Indian on ice.
“Two of Chevy, one of Ford,” with a touch of titanium to add to the witch’s brew of piston mix. Pistons for the fastest motorcycle under 1,000cc the Bonneville Salt Flats have ever seen. The bike in question was a highly modified 1919 Indian Scout, built by Burt Munro, an old codger from New Zealand with a dream.
The collection of “Offerings to the God of Speed” in his garage underlay his mantra that, “If it’s hard, work harder; if it’s impossible, work harder still. Give it whatever it takes, but do it.”
Pistons and other parts blown to smithereens, and then others cast by him to perfection. In 1967 he was 68 years old and taking nitroglycerin pills to combat heart disease, when he hit a new world record, averaging a shade under 185 mph at Bonneville on his home-built machine.
He may have had furred arteries, but he sure as hell also had an unparalleled pair of solid-brass balls, knit together with skill, talent and perseverance. He had forged the barrels, pistons, flywheels, cams and followers, and lubrication system, and even carved the tread off normal tires with a kitchen knife to make his own version of highspeed slicks for the custom Indian Scout. As well as making the streamlined bodywork.
For a man for whom, “Danger is the spice of life,” there was no other way as “You live more in five minutes on a bike like this going flat out than some people live in a lifetime.” This was not his first visit to Bonneville, or his only world record, but it is the one that still stands today.
Munro called Indian Motorcycles, of Springfield, Massachusetts, the finest motorbikes in the world. And if stories of derring-do are where it’s at, he may well be right. He set a precedent for bespoke “streamlined bodywork and engineering tweaks to these American steeds which were eventually taken up by Indian itself.
In 2019, to celebrate the 100th anniversary of the launch of the Indian Scout, they teamed up with Brice Hennebert of Workhorse Speedshop to build a bike to compete in a drag race called the “Sultans of Sprint.”
Appropriately enough, the focus is on proving that bikes that start out slow can end up fast (just like Munro’s 50 mph Scout, which ultimately peaked at nearly 200 mph). Brice came up with the moniker “Appaloosa” for the build, taken from the name of a breed of very fast, wild, spirited American horse that holds the record for the fastest 4.5 furlongs (~990 yards); and he then took a modern Scout and built the bejesus out of it.
After stripping the Scout, the original fuel tank was cut and narrowed to create a cover for a new aluminum fuel cell holding just enough for sprint racing. Then a new sub-frame setup was created altering the riding position to tilt the rider forward over the front wheel and provide better support under hard acceleration. The swingarm was extended to provide better traction and mated to fully adjustable suspension from Öhlins, who also provided steering dampers and the front fork.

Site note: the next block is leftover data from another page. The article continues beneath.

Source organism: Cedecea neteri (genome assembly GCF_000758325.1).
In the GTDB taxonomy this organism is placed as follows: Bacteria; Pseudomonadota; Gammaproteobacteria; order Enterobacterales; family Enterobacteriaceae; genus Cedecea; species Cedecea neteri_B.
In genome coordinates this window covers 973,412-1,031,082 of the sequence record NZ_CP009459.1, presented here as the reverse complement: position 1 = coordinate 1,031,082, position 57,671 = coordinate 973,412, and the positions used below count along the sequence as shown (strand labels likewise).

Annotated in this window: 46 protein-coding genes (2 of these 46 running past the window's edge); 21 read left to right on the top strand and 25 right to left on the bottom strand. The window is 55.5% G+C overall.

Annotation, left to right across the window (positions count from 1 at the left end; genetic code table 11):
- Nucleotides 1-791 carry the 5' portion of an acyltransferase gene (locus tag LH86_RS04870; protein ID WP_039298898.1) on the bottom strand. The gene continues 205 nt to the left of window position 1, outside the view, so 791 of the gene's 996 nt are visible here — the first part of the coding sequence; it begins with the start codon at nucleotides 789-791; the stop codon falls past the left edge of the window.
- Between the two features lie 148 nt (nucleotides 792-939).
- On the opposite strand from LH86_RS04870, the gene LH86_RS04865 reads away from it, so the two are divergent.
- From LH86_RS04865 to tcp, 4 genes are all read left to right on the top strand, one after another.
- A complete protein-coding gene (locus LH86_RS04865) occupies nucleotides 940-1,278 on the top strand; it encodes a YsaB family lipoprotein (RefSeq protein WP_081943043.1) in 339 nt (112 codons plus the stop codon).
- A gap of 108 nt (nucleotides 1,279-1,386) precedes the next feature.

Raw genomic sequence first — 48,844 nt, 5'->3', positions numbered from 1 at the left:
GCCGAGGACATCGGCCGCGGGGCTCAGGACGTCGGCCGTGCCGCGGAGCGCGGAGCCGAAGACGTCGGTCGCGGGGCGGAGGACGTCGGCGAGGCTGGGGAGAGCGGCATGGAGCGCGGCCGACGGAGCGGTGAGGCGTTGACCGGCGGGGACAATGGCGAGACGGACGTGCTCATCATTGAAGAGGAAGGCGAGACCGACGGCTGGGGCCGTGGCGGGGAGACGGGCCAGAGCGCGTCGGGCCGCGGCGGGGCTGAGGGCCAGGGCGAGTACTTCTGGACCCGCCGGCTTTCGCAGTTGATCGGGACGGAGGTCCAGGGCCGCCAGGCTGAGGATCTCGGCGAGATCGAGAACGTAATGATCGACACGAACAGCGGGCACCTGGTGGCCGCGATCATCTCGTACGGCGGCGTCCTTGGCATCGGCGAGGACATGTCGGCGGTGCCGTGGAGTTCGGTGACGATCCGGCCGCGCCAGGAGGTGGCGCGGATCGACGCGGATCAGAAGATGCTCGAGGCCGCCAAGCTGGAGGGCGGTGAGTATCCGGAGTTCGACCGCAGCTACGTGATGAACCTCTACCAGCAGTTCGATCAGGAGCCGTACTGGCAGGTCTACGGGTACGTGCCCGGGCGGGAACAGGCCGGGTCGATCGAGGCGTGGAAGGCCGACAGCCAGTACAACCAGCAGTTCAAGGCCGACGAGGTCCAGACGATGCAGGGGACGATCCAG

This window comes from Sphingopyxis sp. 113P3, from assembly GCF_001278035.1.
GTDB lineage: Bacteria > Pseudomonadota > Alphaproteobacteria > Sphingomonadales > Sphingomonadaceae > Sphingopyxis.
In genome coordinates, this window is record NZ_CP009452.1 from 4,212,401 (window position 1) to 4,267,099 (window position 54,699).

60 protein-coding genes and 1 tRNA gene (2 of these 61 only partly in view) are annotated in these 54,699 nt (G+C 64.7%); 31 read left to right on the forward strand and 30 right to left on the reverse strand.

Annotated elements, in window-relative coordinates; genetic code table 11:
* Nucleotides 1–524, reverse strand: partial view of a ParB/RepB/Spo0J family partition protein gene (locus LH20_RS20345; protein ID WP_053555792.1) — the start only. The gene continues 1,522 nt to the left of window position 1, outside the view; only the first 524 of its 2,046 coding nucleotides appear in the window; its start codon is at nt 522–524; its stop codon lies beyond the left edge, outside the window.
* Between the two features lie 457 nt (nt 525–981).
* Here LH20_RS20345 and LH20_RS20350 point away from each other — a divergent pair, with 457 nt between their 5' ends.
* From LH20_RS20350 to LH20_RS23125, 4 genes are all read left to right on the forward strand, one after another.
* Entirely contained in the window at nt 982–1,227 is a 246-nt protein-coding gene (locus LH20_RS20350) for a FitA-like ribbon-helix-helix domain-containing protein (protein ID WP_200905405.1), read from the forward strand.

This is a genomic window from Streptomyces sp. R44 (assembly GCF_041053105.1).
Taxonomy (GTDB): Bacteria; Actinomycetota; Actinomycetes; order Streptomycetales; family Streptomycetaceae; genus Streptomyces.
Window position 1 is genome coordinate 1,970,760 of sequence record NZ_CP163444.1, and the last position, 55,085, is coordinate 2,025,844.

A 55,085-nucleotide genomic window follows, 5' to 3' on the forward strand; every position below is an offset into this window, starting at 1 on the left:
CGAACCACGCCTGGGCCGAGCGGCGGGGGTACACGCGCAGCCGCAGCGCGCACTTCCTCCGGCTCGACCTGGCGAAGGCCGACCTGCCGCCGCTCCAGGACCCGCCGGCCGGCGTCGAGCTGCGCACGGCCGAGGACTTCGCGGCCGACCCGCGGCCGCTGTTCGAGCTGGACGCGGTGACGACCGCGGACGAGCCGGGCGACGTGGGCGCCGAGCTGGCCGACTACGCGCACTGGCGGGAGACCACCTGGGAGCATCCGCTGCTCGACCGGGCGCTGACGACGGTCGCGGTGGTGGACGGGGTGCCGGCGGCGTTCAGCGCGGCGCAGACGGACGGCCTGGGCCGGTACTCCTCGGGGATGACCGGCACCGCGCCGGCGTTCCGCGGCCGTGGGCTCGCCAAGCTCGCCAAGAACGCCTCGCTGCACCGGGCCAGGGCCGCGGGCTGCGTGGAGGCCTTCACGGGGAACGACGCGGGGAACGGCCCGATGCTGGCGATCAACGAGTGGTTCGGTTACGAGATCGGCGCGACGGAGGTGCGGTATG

With a combination of a bespoke Akrapovič titanium exhaust, racing ECU, Power Commander, direct intake, Nitrous Oxide Injection system and MOTOREX oil, engine power was increased to 135 hp—the maximum per competition regs—with Beringer Brakes providing the stopping power.
Randy Mamola climbed aboard as pilot and the team then started shaking out their creation, seeking to dial in the details after a 700-hour build to maximize performance. Not surprisingly, Appaloosa’s first outing at the Sultans of Sprint in 2019 confirmed the need for continued development.
And Brice found the perfect Mad Max opportunity in the Baikal Mile, run on the frozen surface of Lake Baikal in Siberia, the oldest and deepest lake in the world. Cue: Appaloosa 2.0, an even meaner machine, which recently made its racing debut.
“I couldn’t believe how amazing this event looked,” says Brice. “For a start, the lake is huge. Over 600 km long and 80 km wide, holding more than 20% of the world’s freshwater. It was just so different from anything I am used to, thousands of miles away and with extreme temperatures.”
“On top of that, you have all these people building crazy machines, from mad one-wheel contraptions to luxury vehicles on tank tracks, who come together to share the fun of pushing themselves and their creations to the limit. I just had to be a part of it, and it was amazing to get the go-ahead when I put the idea to Indian Motorcycle.”
So back they went to the tuning board, this time to tweak the streamliner body, intakes and tires to cope with temperatures below -20C. Needless to say, hand-inlaid metal studs in the tires were required. By the final day of racing they were hitting around 115 mph on the ice before an electrical gremlin stifled continued acceleration and higher top speeds.
Brice says, “Racing on ice is hard, and this is the most incredible thing I’ve tried to do. I’ve learnt so much and had a hell of a lot of fun doing it.” We’ve asked Indian when 3.0 is coming, because DQ and Maxim want a ride,.